What first hits you is the subtle smell: a blend of exotic spices, inviting but impossible to pin down. A few steps in and it’s your eyes that don’t know where to land. There are glass lamps everywhere, brilliant points of azure and emerald and orange. There are glistening ceramics, boots made from old kilim remnants, suzani hand bags and belts, pillows with intricate ottoman motifs, shelves of olive oils and wines, carpets off to the side, a small station for Turkish coffee and teas. And the centerpiece: a glass-encased counter with 24 casks of spices piled high.
After years of planning, months of preparation and weeks of passersby popping their heads in to ask when they’ll be open, Little Istanbul, the new venture from Tuckerbox owners Vural and Jackie Oktay, is finally here. Putting it together, Vural says, was like piecing together a puzzle. "This gift shop idea came since the day we opened the restaurant," he says. "With the lights, the spices, the olive oils and cheese, Turkish wines. People would ask for the lights, for the candle holders, they'd say, 'Can we buy a bottle of Turkish wine?'" And then, back home in Turkey, he’d see carpets and kilims from villages all around the country and think about bringing them back to Vermont. At his restaurant, he’d think about the earthenware casseroles used for cooking everywhere in Turkey. Slowly, the shop took shape in his and Jackie's minds.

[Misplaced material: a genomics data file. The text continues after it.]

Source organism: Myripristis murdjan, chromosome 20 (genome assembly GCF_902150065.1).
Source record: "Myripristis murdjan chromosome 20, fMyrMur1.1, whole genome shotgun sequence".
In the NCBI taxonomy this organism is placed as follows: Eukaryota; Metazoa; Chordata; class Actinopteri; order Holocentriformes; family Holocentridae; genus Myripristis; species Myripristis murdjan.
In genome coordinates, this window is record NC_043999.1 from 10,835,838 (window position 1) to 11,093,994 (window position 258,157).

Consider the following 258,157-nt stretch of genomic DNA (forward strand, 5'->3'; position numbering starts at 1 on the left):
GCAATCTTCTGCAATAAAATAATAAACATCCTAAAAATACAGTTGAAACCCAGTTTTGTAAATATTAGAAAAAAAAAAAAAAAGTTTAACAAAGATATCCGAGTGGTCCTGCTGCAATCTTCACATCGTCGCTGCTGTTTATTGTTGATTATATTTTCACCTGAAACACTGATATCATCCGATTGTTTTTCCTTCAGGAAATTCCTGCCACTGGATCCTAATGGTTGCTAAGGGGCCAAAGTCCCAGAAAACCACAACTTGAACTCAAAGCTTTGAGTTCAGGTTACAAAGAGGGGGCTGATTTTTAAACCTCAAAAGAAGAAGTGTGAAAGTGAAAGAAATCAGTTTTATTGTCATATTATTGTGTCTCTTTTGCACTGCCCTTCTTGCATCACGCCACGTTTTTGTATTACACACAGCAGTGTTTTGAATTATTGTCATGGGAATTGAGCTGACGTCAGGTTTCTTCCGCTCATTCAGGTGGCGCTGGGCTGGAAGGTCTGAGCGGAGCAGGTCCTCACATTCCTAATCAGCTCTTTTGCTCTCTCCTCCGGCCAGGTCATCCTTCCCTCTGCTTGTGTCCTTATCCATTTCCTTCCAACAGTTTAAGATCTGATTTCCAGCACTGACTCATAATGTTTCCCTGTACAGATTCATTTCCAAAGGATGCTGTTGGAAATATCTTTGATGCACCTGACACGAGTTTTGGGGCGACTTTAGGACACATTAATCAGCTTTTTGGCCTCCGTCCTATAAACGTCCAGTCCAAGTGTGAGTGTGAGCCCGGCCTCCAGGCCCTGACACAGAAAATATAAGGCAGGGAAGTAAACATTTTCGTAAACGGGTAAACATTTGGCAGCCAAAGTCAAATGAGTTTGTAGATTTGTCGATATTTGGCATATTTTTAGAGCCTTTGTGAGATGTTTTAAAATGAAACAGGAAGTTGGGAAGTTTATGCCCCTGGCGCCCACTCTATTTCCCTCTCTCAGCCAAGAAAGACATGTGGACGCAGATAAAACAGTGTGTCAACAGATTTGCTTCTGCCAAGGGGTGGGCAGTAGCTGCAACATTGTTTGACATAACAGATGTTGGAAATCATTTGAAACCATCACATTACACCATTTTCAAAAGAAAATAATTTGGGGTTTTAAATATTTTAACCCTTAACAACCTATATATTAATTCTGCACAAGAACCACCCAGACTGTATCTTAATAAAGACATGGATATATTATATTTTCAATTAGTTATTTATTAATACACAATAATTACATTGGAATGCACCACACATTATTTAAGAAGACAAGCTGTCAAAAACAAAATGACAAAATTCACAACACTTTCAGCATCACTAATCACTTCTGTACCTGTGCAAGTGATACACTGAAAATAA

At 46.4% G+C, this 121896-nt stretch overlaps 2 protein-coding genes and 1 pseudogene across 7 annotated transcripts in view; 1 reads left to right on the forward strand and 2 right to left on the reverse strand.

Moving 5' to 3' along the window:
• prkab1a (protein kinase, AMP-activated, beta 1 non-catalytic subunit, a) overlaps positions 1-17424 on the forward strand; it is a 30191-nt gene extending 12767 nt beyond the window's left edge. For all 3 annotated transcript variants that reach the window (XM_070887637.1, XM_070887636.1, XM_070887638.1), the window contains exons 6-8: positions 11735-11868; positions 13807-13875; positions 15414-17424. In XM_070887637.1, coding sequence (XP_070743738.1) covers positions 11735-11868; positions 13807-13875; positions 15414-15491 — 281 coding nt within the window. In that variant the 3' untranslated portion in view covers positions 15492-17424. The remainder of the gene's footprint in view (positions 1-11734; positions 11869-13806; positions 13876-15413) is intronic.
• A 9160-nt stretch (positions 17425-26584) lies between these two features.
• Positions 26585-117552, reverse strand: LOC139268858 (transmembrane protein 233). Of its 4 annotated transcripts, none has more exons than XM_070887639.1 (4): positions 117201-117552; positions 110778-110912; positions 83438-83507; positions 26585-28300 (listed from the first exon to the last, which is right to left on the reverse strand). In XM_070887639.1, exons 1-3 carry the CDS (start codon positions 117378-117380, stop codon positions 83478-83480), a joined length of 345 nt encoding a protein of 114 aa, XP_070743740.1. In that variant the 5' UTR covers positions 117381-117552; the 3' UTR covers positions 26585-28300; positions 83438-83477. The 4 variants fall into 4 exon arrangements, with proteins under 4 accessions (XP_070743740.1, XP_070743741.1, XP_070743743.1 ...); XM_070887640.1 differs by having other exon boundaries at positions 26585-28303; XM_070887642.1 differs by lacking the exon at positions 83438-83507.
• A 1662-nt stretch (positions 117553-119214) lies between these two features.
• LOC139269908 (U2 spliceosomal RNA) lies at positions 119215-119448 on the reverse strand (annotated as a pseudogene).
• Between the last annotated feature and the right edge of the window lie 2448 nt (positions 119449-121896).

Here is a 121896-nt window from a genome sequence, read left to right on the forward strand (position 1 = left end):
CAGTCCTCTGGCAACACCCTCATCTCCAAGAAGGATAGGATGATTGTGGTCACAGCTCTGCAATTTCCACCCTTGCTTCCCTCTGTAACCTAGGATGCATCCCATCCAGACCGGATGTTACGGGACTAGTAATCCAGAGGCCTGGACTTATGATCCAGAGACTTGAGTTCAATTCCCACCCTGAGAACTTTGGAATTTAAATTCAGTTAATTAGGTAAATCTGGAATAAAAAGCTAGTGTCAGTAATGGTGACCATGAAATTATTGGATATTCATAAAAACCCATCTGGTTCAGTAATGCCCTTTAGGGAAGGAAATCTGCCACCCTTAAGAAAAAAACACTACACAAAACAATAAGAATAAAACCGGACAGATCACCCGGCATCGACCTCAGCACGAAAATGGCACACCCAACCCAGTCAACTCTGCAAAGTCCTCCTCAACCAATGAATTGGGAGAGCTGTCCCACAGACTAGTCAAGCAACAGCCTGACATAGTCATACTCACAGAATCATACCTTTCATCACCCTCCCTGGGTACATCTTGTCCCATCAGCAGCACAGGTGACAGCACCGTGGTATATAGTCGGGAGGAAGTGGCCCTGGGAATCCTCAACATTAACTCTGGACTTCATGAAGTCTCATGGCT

Now you can see the results. Here’s a quick glimpse. But really, you need to wander in yourself. Little Istanbul will be open from 10 am to 6 pm, Tuesday-Sunday.
Visitors to the Tuckerbox wanted to buy the lamps. Now they can.
Handbags made from kilims
Boots made from old kilims
Leather bags, made by a master leatherworker and his students.
Finely wrought pillows.